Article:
Enhancing the Competitiveness of Pakistan’s Domestic Fan Industry

This report titled “Enhancing the Competitiveness of Pakistan’s Domestic Fan Industry” is a joint effort of the Pakistan Business Council (PBC), the Engineering Development Board (EDB) and the Pakistan Electric Fan Manufacturers Association (PEFMA). It is part of the PBC’s Make-in-Pakistan initiative and is based on existing secondary data / research on the sector supplemented with field interviews of vendors and firms in the Domestic Fan Industry in Pakistan.

Global Domestic Fan Industry:

The term domestic/household fan generally includes ceiling fans, table fans, pedestal fans, exhaust fans, and wall fans. As defined under international standards, a fan having a wattage below 125W is categorized as a ‘domestic fan’.

The global market for domestic fans has been expanding with domestic fans worth $6.1 billion sold in 2020. The industry posted a compound annual growth rate (CAGR) of 11.3% between 2016 and 2020 and sales are expected to touch $7.7 billion by 2023. China is the dominant domestic fan supplier with a global export share of 77.6%, followed by Malaysia (2.9%), and Taipei; Chinese (2.1%). The top domestic fan importers in 2020 included the USA (35.3%), Japan (5.3%), and Germany (4.0%).

Pakistan’s Domestic Fan Industry:

Pakistan’s domestic fan industry is primarily concentrated in the Gujrat and Gujranwala regions of Punjab. These two regions account for nearly 90.0% of Pakistan’s domestic fan manufacturing capacity. The total value of exports of the domestic fan industry was $24.9 million in 2020. Major export destinations for Pakistan’s domestic fans included Iraq (21.1%), Bangladesh (16.7%), and Oman (14.5%) in 2020.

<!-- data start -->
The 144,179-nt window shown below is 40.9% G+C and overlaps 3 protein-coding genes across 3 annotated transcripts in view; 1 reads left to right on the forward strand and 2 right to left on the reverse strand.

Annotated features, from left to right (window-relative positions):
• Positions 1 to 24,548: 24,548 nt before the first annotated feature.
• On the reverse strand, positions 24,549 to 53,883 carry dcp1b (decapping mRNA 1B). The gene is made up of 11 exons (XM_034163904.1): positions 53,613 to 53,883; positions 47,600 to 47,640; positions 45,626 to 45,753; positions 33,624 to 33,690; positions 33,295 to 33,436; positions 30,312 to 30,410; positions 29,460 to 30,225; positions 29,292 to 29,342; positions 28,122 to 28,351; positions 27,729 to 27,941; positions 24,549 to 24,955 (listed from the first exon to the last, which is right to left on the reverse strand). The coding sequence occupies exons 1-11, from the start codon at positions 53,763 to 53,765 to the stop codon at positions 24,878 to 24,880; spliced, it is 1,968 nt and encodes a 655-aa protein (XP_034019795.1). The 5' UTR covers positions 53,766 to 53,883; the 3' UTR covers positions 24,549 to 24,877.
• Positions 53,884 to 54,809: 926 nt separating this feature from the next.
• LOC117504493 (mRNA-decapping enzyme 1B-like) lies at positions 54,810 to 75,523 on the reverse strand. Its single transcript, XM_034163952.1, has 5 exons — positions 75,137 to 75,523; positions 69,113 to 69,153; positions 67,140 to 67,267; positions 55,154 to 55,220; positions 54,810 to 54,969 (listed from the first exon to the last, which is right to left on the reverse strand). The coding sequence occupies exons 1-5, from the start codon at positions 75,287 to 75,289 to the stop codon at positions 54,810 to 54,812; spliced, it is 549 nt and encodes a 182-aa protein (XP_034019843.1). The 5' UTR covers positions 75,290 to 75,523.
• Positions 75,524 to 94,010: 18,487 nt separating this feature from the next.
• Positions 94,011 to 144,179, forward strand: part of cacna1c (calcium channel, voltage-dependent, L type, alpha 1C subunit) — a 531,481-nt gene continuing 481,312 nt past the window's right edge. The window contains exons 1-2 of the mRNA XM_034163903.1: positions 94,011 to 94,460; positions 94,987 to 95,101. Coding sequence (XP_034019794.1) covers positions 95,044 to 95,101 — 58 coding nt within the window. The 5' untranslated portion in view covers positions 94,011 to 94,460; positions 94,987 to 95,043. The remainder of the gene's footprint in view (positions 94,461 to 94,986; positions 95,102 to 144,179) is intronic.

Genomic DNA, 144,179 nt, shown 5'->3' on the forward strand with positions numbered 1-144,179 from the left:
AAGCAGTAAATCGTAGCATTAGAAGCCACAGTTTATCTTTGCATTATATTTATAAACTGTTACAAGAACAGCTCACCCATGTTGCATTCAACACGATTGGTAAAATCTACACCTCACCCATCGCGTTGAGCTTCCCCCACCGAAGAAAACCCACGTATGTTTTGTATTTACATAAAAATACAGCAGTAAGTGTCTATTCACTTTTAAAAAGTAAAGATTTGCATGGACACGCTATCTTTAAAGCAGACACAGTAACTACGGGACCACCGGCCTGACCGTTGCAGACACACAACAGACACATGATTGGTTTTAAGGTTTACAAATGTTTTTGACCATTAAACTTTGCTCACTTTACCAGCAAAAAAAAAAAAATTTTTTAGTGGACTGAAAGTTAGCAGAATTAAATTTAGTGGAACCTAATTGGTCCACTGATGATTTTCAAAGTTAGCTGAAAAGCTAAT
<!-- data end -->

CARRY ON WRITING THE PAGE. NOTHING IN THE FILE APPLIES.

In addition to existing markets, this report also focuses on potential markets for expansion which reveals that Pakistan has the highest untapped potential worth $928.0 million in the European region. Although domestic fans from Pakistan face zero tariffs in these countries, non-tariff barriers (CE markings) are stringent, and difficult to comply with. Other top potential markets other than Europe include countries in Africa, Asia, and the Middle East and these have export potentials of $122.8 million, $618.8 million, $262.0 million respectively.

Comparing Pakistan’s domestic fan industry to that of its competitors reveals that domestic fans manufactured in Pakistan are more competitive than those of India and China in terms of quality. However, Pakistani exporters are not able to offer competitive prices due to the high cost of production and heavy reliance on imported raw materials. Generous duty drawback rates and production-linked incentive schemes favor the domestic fan industry in India while China enjoys a lower cost structure due to economies of scale, availability of raw materials, and domestic testing facilities.

Major Reasons Identified for Lack of Competitiveness:

Absence of domestic supply of raw materials: Domestic fan manufacturers use around 50-60% imported raw materials such as Printed Circuit Boards from China, electric steel sheets, plastic, and so on. Major cost components of the industry are raw materials, which account for 70-80% of production costs.